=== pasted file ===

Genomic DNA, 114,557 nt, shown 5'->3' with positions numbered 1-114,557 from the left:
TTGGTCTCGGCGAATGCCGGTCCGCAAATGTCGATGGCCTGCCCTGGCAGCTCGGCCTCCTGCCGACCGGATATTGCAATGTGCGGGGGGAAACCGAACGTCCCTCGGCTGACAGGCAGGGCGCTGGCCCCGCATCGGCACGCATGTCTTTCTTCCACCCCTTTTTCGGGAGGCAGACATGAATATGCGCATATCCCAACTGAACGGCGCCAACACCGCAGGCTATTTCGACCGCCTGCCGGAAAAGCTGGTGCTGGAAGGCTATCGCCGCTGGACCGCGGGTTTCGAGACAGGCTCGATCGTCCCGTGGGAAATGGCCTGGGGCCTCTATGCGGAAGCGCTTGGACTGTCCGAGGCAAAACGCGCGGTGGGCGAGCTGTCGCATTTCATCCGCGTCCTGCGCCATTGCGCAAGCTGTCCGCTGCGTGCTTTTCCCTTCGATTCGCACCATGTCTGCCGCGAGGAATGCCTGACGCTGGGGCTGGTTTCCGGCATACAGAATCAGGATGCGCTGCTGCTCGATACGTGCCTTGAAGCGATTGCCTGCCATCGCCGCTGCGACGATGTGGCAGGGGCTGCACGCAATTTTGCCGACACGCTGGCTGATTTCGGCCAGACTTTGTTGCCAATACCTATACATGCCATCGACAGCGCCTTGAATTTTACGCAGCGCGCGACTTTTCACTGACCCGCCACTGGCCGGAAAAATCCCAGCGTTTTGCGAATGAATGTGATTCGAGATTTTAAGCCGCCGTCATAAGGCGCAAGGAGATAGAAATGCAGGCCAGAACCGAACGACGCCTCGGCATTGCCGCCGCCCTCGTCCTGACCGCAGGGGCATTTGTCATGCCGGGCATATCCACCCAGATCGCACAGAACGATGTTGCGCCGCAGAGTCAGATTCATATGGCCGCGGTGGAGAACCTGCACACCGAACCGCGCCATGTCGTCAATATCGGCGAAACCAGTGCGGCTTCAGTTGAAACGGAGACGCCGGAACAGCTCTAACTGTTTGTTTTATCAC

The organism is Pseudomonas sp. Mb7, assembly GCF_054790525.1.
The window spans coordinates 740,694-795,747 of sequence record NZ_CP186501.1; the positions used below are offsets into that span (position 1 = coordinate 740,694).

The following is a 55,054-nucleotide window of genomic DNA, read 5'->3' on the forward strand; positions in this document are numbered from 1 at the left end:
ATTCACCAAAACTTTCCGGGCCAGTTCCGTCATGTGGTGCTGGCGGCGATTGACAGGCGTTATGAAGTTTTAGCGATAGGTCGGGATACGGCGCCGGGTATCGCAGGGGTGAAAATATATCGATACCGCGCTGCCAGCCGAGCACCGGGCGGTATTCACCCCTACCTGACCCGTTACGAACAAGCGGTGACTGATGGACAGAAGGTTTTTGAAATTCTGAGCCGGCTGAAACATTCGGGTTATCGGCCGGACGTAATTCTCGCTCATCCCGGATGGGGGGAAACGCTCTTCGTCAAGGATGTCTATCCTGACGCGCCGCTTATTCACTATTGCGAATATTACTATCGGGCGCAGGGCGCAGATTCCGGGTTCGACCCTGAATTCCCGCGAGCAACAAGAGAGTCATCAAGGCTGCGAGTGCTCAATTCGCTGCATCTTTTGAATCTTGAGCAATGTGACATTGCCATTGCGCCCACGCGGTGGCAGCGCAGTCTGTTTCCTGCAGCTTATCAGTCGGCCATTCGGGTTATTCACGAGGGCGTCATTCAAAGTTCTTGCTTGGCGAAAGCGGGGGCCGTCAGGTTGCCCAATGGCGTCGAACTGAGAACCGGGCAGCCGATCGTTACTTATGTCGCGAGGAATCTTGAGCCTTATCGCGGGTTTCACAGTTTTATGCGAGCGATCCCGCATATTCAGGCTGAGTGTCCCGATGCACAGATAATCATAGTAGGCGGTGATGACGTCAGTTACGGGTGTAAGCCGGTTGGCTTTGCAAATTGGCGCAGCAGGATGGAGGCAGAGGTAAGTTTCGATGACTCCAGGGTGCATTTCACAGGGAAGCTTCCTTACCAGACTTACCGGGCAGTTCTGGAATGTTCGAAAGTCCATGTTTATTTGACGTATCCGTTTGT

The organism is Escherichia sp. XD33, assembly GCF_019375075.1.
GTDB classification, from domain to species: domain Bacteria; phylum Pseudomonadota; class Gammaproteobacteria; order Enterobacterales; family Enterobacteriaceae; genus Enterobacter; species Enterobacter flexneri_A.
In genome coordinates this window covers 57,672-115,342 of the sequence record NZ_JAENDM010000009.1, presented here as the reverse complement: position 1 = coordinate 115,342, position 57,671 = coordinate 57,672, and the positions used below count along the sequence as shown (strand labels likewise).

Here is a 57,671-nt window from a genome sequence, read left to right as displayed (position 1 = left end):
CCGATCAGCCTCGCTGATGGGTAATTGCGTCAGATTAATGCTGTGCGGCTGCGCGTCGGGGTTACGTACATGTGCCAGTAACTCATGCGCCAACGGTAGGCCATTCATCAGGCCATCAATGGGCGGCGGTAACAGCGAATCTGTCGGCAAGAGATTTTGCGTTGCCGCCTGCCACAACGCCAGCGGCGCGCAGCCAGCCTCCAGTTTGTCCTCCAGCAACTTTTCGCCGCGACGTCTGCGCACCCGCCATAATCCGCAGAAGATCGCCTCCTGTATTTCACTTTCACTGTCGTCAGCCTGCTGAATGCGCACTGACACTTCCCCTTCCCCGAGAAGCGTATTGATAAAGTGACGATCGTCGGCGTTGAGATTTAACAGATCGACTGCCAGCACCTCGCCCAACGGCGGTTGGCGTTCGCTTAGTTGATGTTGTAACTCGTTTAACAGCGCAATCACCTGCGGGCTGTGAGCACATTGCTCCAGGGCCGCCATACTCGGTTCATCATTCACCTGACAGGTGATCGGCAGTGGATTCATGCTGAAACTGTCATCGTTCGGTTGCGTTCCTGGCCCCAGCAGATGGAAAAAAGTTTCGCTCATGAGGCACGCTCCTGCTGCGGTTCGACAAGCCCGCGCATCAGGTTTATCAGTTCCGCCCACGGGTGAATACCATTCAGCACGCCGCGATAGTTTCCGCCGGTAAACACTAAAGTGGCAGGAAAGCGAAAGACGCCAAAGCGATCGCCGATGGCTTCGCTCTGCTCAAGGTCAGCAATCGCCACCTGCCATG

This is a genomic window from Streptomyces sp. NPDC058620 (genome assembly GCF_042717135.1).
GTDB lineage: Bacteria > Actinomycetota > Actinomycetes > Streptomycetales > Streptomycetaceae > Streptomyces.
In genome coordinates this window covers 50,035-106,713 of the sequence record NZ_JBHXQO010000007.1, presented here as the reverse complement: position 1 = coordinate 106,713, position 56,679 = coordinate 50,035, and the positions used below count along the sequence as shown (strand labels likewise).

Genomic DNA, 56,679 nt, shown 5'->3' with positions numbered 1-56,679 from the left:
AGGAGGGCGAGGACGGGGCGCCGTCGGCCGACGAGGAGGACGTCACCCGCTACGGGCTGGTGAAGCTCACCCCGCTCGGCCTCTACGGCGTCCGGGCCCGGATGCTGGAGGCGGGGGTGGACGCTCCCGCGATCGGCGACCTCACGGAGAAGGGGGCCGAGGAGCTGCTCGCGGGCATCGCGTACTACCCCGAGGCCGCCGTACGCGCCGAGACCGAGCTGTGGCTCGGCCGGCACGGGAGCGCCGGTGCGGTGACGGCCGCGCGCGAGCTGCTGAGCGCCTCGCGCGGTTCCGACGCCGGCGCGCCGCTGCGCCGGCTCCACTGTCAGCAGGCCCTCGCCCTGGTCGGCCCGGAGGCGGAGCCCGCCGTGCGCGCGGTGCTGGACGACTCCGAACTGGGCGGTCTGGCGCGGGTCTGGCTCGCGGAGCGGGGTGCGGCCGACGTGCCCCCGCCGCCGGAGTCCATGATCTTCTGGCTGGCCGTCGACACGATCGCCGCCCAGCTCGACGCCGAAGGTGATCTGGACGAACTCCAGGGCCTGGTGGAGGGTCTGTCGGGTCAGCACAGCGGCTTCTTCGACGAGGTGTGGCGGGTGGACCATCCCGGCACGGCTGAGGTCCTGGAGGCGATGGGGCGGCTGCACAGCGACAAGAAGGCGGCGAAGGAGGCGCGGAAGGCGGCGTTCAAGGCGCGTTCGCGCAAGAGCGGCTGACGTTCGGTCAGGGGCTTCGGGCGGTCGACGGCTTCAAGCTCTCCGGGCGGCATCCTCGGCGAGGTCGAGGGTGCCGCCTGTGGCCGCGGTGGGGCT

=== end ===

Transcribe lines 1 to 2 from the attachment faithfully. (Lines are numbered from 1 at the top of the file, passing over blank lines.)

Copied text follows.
Genomic DNA, 114,557 nt, shown 5'->3' with positions numbered 1-114,557 from the left:
TTGGTCTCGGCGAATGCCGGTCCGCAAATGTCGATGGCCTGCCCTGGCAGCTCGGCCTCCTGCCGACCGGATATTGCAATGTGCGGGGGGAAACCGAACGTCCCTCGGCTGACAGGCAGGGCGCTGGCCCCGCATCGGCACGCATGTCTTTCTTCCACCCCTTTTTCGGGAGGCAGACATGAATATGCGCATATCCCAACTGAACGGCGCCAACACCGCAGGCTATTTCGACCGCCTGCCGGAAAAGCTGGTGCTGGAAGGCTATCGCCGCTGGACCGCGGGTTTCGAGACAGGCTCGATCGTCCCGTGGGAAATGGCCTGGGGCCTCTATGCGGAAGCGCTTGGACTGTCCGAGGCAAAACGCGCGGTGGGCGAGCTGTCGCATTTCATCCGCGTCCTGCGCCATTGCGCAAGCTGTCCGCTGCGTGCTTTTCCCTTCGATTCGCACCATGTCTGCCGCGAGGAATGCCTGACGCTGGGGCTGGTTTCCGGCATACAGAATCAGGATGCGCTGCTGCTCGATACGTGCCTTGAAGCGATTGCCTGCCATCGCCGCTGCGACGATGTGGCAGGGGCTGCACGCAATTTTGCCGACACGCTGGCTGATTTCGGCCAGACTTTGTTGCCAATACCTATACATGCCATCGACAGCGCCTTGAATTTTACGCAGCGCGCGACTTTTCACTGACCCGCCACTGGCCGGAAAAATCCCAGCGTTTTGCGAATGAATGTGATTCGAGATTTTAAGCCGCCGTCATAAGGCGCAAGGAGATAGAAATGCAGGCCAGAACCGAACGACGCCTCGGCATTGCCGCCGCCCTCGTCCTGACCGCAGGGGCATTTGTCATGCCGGGCATATCCACCCAGATCGCACAGAACGATGTTGCGCCGCAGAGTCAGATTCATATGGCCGCGGTGGAGAACCTGCACACCGAACCGCGCCATGTCGTCAATATCGGCGAAACCAGTGCGGCTTCAGTTGAAACGGAGACGCCGGAACAGCTCTAACTGTTTGTTTTATCAC